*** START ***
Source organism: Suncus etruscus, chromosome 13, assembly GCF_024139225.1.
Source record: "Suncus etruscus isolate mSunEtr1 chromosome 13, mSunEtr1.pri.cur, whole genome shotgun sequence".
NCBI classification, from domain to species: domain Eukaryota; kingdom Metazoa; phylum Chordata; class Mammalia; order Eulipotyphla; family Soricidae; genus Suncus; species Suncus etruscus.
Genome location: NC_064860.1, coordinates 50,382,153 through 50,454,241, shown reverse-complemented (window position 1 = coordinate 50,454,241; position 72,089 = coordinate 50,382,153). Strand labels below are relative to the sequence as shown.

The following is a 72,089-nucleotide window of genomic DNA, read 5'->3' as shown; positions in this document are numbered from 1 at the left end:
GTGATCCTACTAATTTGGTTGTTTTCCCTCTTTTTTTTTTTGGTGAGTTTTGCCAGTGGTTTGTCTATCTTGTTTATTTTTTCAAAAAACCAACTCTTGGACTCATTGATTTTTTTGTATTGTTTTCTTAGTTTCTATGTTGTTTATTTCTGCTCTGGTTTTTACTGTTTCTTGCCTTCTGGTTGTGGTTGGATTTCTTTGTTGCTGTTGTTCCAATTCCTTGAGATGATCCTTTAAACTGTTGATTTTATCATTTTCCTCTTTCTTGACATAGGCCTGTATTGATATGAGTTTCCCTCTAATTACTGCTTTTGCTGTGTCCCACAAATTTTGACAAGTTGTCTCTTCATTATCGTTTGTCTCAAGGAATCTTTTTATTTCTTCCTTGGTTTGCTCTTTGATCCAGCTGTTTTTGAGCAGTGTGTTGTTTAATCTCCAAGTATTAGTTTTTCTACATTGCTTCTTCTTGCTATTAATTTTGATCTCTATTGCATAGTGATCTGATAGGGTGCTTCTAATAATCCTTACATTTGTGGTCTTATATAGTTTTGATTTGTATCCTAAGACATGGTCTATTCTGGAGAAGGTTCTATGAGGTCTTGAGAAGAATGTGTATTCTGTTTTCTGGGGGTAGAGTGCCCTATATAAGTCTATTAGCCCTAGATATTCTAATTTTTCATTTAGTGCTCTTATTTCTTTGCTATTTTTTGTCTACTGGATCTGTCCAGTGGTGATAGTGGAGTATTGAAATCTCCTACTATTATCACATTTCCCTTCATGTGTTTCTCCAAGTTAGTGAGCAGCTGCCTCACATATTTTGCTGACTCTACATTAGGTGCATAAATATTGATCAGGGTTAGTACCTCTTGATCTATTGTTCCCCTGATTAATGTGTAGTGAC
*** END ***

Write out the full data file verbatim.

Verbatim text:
Source organism: Suncus etruscus, chromosome 13, assembly GCF_024139225.1.
Source record: "Suncus etruscus isolate mSunEtr1 chromosome 13, mSunEtr1.pri.cur, whole genome shotgun sequence".
NCBI classification, from domain to species: domain Eukaryota; kingdom Metazoa; phylum Chordata; class Mammalia; order Eulipotyphla; family Soricidae; genus Suncus; species Suncus etruscus.
Genome location: NC_064860.1, coordinates 50,382,153 through 50,454,241, shown reverse-complemented (window position 1 = coordinate 50,454,241; position 72,089 = coordinate 50,382,153). Strand labels below are relative to the sequence as shown.

The following is a 72,089-nucleotide window of genomic DNA, read 5'->3' as shown; positions in this document are numbered from 1 at the left end:
GTGATCCTACTAATTTGGTTGTTTTCCCTCTTTTTTTTTTTGGTGAGTTTTGCCAGTGGTTTGTCTATCTTGTTTATTTTTTCAAAAAACCAACTCTTGGACTCATTGATTTTTTTGTATTGTTTTCTTAGTTTCTATGTTGTTTATTTCTGCTCTGGTTTTTACTGTTTCTTGCCTTCTGGTTGTGGTTGGATTTCTTTGTTGCTGTTGTTCCAATTCCTTGAGATGATCCTTTAAACTGTTGATTTTATCATTTTCCTCTTTCTTGACATAGGCCTGTATTGATATGAGTTTCCCTCTAATTACTGCTTTTGCTGTGTCCCACAAATTTTGACAAGTTGTCTCTTCATTATCGTTTGTCTCAAGGAATCTTTTTATTTCTTCCTTGGTTTGCTCTTTGATCCAGCTGTTTTTGAGCAGTGTGTTGTTTAATCTCCAAGTATTAGTTTTTCTACATTGCTTCTTCTTGCTATTAATTTTGATCTCTATTGCATAGTGATCTGATAGGGTGCTTCTAATAATCCTTACATTTGTGGTCTTATATAGTTTTGATTTGTATCCTAAGACATGGTCTATTCTGGAGAAGGTTCTATGAGGTCTTGAGAAGAATGTGTATTCTGTTTTCTGGGGGTAGAGTGCCCTATATAAGTCTATTAGCCCTAGATATTCTAATTTTTCATTTAGTGCTCTTATTTCTTTGCTATTTTTTGTCTACTGGATCTGTCCAGTGGTGATAGTGGAGTATTGAAATCTCCTACTATTATCACATTTCCCTTCATGTGTTTCTCCAAGTTAGTGAGCAGCTGCCTCACATATTTTGCTGACTCTACATTAGGTGCATAAATATTGATCAGGGTTAGTACCTCTTGATCTATTGTTCCCCTGATTAATGTGTAGTGAC